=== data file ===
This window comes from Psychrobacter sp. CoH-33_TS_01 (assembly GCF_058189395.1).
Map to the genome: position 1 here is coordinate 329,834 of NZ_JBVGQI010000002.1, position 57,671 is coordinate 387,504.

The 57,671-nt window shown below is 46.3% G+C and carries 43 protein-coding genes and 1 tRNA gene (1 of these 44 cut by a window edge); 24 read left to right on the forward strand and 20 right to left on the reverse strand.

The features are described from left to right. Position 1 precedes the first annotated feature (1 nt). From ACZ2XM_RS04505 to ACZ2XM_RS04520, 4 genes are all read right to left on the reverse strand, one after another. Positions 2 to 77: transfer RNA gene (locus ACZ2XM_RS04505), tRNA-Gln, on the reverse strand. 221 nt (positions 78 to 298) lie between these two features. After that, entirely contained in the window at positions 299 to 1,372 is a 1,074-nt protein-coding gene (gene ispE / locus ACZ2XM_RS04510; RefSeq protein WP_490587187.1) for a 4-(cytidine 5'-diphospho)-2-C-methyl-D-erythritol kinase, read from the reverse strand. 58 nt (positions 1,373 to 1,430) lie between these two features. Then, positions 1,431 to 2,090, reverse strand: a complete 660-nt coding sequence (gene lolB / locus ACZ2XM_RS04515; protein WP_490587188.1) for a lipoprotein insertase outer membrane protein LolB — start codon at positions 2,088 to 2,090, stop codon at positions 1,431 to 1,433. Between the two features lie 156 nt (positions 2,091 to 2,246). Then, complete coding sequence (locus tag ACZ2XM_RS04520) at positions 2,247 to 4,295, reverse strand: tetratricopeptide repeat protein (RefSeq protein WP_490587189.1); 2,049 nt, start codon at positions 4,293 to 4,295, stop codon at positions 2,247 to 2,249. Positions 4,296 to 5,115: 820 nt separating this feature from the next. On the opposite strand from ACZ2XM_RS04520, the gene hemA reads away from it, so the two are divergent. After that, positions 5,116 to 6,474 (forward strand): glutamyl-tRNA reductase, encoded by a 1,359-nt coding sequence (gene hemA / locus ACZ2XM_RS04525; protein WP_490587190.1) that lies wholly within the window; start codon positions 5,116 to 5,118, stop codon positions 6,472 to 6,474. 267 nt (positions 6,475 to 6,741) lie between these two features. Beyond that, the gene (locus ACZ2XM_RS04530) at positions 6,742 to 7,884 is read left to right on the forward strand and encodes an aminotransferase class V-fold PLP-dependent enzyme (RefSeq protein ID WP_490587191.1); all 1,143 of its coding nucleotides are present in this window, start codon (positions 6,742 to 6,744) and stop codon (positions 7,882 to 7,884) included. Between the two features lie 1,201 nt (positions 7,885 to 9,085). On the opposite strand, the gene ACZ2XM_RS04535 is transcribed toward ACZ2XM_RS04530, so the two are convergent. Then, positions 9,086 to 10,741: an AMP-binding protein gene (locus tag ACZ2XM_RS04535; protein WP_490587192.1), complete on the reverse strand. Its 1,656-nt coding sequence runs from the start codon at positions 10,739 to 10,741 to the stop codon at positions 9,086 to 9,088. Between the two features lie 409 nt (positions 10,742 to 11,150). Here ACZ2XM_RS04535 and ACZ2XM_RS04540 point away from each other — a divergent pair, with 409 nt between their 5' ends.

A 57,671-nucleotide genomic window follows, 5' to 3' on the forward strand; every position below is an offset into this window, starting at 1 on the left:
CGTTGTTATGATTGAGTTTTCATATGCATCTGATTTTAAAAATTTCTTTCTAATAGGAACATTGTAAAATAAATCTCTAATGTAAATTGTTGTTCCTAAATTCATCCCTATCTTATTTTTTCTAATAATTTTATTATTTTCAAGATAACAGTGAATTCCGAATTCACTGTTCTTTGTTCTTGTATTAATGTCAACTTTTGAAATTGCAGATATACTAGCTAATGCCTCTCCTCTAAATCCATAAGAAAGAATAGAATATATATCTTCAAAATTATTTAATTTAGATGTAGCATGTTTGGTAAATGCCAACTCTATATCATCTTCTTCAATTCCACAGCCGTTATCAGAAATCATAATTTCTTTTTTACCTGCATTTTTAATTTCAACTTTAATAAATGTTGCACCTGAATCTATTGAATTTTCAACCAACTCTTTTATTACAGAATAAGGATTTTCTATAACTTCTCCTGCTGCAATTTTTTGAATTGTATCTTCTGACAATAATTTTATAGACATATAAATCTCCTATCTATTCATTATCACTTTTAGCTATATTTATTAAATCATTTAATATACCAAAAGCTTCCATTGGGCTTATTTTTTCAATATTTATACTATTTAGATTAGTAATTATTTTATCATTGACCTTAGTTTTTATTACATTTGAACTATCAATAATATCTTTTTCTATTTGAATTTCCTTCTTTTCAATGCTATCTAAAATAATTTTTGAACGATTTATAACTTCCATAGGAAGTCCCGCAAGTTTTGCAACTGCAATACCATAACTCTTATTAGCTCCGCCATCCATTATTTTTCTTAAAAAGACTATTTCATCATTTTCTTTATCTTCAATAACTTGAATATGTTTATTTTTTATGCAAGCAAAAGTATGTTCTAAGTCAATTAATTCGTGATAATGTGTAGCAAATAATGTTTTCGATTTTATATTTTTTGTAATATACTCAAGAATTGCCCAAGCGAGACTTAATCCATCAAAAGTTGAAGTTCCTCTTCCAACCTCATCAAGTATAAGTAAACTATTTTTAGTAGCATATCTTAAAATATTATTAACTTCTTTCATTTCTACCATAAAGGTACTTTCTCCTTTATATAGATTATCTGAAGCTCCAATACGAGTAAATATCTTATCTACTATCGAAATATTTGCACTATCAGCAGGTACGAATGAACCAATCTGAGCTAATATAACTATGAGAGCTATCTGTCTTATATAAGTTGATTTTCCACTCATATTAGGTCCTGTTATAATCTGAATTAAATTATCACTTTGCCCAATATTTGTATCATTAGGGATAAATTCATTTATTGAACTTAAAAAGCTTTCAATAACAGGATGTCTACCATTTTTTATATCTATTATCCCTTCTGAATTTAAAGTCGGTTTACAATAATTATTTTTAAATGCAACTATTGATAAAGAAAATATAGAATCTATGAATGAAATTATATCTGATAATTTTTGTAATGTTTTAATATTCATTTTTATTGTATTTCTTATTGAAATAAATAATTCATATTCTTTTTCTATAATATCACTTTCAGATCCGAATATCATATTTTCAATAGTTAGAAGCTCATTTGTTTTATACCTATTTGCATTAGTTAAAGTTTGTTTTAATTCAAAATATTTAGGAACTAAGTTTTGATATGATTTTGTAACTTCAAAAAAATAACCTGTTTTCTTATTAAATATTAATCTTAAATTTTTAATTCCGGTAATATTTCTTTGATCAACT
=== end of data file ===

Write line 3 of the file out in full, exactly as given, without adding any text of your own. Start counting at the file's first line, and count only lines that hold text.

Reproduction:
The 57,671-nt window shown below is 46.3% G+C and carries 43 protein-coding genes and 1 tRNA gene (1 of these 44 cut by a window edge); 24 read left to right on the forward strand and 20 right to left on the reverse strand.